An extremely rare occurrence takes place in Downtown Brooklyn, on Smith Street. The owner of a bagel store continued to hear a hissing noise coming from a manhole in the roadway. He thought nothing of the noise for a few weeks, until he started to see water coming up where the roadway meets his curb. At this point he contacts his plumber who simply lifts the manhole and realizes that someone’s water main is leaking in the city sewer.
The plumber calls 311 to notify them of the leaking water main and to investigate the source of the leak. He also advises the store owner to be prepared and contact a licensed plumber who can open the roadway, in the event of a water main break. Many property owners assume that it must be their water main leaking if the water is showing up in the street where their property is located. This is completely false and important to contact DEP (311) to verify where the water is coming from.
In this case the water was coming from a neighboring house on the opposite side of the street. The sprinkler main was an extremely old galvanized pipe and had sprung a large leak which eventually worked its way above ground level. The homeowner was issued a 3 day notice to fix the leaking pipe. In this case the leak was so severe that the homeowner was given until the next day to start working on the leaking sprinkler main. If work had not started the next day DEP would open the roadway themselves and close the tap connection where the private water main meets the city water main. The homeowner would also be billed anywhere form $500 – $1,500 to their water bill, in addition to the cost of replacing the pipe.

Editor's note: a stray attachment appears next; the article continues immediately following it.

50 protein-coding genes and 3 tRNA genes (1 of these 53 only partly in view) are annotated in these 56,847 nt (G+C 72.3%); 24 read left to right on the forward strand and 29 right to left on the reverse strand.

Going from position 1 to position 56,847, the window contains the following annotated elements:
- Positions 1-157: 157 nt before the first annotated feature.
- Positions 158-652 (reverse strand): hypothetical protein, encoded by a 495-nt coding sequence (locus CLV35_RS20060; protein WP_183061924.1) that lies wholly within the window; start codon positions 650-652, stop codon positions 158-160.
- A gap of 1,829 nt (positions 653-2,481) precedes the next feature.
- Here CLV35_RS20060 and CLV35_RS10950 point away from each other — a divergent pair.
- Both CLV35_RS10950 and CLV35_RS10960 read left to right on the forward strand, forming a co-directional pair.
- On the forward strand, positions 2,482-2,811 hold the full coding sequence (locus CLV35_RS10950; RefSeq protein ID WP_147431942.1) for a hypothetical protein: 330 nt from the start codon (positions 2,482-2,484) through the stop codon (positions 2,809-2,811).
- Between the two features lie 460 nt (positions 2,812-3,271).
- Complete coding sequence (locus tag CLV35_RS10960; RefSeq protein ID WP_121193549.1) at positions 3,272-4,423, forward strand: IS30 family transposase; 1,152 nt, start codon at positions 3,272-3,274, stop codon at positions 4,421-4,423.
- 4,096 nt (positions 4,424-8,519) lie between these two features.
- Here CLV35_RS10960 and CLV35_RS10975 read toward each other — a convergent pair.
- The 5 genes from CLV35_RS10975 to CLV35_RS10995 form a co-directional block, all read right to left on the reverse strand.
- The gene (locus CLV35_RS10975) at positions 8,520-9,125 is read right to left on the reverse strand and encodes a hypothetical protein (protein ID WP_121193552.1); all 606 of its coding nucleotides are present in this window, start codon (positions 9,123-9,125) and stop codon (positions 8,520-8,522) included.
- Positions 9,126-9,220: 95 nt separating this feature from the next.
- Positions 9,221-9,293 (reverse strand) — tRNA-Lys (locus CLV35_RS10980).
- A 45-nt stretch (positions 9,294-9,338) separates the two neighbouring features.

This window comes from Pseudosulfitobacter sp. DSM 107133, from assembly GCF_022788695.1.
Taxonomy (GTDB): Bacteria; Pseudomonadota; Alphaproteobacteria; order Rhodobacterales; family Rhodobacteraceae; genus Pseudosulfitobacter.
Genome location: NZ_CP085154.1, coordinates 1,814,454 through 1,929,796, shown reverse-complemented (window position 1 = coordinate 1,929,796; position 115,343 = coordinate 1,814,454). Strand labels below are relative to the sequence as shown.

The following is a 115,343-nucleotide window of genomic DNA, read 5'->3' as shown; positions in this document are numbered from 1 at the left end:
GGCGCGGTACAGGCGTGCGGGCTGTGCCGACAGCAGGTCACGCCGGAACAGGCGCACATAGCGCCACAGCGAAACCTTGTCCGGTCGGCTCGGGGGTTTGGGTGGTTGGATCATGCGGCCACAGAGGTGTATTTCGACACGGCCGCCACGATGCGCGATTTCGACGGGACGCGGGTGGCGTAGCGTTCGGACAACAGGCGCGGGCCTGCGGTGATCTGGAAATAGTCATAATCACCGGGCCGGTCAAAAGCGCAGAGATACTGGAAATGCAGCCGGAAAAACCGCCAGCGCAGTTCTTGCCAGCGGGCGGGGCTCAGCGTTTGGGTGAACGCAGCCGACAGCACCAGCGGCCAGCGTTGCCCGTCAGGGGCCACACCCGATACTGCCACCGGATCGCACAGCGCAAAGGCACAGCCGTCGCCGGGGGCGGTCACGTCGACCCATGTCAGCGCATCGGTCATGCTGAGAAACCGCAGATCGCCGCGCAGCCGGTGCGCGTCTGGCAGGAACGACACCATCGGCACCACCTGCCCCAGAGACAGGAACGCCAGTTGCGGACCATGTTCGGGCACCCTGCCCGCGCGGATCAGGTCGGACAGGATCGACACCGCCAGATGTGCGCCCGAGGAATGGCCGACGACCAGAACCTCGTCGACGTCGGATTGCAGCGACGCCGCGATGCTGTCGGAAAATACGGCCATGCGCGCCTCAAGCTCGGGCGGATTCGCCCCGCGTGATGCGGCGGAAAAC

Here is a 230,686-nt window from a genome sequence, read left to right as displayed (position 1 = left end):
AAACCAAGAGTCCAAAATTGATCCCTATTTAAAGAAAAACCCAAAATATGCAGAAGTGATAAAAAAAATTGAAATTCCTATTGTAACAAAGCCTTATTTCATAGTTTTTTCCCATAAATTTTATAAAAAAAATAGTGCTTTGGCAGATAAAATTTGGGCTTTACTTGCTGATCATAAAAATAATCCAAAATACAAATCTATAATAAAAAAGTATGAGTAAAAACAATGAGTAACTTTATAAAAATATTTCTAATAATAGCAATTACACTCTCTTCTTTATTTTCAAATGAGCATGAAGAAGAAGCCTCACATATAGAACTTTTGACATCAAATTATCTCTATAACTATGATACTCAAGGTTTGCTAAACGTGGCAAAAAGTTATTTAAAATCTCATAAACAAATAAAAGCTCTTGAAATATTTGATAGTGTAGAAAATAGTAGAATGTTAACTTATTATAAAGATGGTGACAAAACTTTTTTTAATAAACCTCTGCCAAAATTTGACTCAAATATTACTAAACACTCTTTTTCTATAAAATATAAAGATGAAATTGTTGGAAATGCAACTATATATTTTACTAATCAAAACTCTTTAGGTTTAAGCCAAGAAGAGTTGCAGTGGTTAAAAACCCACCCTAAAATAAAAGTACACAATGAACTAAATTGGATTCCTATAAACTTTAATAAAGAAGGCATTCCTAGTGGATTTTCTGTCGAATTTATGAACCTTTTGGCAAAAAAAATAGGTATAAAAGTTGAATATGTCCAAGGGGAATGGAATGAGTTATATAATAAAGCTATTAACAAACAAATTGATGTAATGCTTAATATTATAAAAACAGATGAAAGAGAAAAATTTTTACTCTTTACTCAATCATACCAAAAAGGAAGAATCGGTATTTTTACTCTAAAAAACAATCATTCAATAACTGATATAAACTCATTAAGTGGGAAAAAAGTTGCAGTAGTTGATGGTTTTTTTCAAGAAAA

The city water main was only 25’ from the sprinkler main; the entire pipe was replaced in one day. Harris Water obtained an emergency highway permit to begin excavating the roadway the very next morning. Harris also booked an inspection with DEP, as required on a repair or installation of all sprinkler mains.
The existing 2.5” galvanized sprinkler main was replaced with a new 3” ductile iron pipe as required by DEP. A new curb valve was also installed and inspected, along with the new OS&Y valve on the inside of the house. The installation and final restoration of the sidewalk was completed all within two days.